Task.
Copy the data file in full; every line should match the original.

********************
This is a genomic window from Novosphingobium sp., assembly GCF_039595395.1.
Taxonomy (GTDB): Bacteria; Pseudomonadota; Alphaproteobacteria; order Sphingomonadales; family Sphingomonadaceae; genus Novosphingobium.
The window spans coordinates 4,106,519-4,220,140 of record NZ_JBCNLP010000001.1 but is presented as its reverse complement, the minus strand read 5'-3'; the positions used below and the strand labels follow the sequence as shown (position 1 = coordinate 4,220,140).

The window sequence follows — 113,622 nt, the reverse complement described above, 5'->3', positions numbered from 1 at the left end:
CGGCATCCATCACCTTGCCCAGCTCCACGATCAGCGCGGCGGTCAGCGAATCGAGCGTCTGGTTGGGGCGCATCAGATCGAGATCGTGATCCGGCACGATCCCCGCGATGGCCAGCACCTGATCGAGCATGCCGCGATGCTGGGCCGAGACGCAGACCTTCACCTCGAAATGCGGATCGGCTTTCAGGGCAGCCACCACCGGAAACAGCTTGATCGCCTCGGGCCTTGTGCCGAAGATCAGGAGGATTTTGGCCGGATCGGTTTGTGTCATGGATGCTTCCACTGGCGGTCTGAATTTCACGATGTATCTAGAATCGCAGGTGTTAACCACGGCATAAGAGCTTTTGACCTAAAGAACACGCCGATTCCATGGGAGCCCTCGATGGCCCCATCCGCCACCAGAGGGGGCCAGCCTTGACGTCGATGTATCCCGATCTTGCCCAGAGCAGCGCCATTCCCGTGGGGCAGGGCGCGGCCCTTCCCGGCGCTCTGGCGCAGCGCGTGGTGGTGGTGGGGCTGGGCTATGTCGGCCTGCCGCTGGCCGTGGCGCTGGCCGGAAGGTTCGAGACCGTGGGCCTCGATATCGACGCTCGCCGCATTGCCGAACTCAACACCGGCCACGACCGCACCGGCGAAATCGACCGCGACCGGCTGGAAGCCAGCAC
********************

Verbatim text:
This is a genomic window from Novosphingobium sp., assembly GCF_039595395.1.
Taxonomy (GTDB): Bacteria; Pseudomonadota; Alphaproteobacteria; order Sphingomonadales; family Sphingomonadaceae; genus Novosphingobium.
The window spans coordinates 4,106,519-4,220,140 of record NZ_JBCNLP010000001.1 but is presented as its reverse complement, the minus strand read 5'-3'; the positions used below and the strand labels follow the sequence as shown (position 1 = coordinate 4,220,140).

The window sequence follows — 113,622 nt, the reverse complement described above, 5'->3', positions numbered from 1 at the left end:
CGGCATCCATCACCTTGCCCAGCTCCACGATCAGCGCGGCGGTCAGCGAATCGAGCGTCTGGTTGGGGCGCATCAGATCGAGATCGTGATCCGGCACGATCCCCGCGATGGCCAGCACCTGATCGAGCATGCCGCGATGCTGGGCCGAGACGCAGACCTTCACCTCGAAATGCGGATCGGCTTTCAGGGCAGCCACCACCGGAAACAGCTTGATCGCCTCGGGCCTTGTGCCGAAGATCAGGAGGATTTTGGCCGGATCGGTTTGTGTCATGGATGCTTCCACTGGCGGTCTGAATTTCACGATGTATCTAGAATCGCAGGTGTTAACCACGGCATAAGAGCTTTTGACCTAAAGAACACGCCGATTCCATGGGAGCCCTCGATGGCCCCATCCGCCACCAGAGGGGGCCAGCCTTGACGTCGATGTATCCCGATCTTGCCCAGAGCAGCGCCATTCCCGTGGGGCAGGGCGCGGCCCTTCCCGGCGCTCTGGCGCAGCGCGTGGTGGTGGTGGGGCTGGGCTATGTCGGCCTGCCGCTGGCCGTGGCGCTGGCCGGAAGGTTCGAGACCGTGGGCCTCGATATCGACGCTCGCCGCATTGCCGAACTCAACACCGGCCACGACCGCACCGGCGAAATCGACCGCGACCGGCTGGAAGCCAGCAC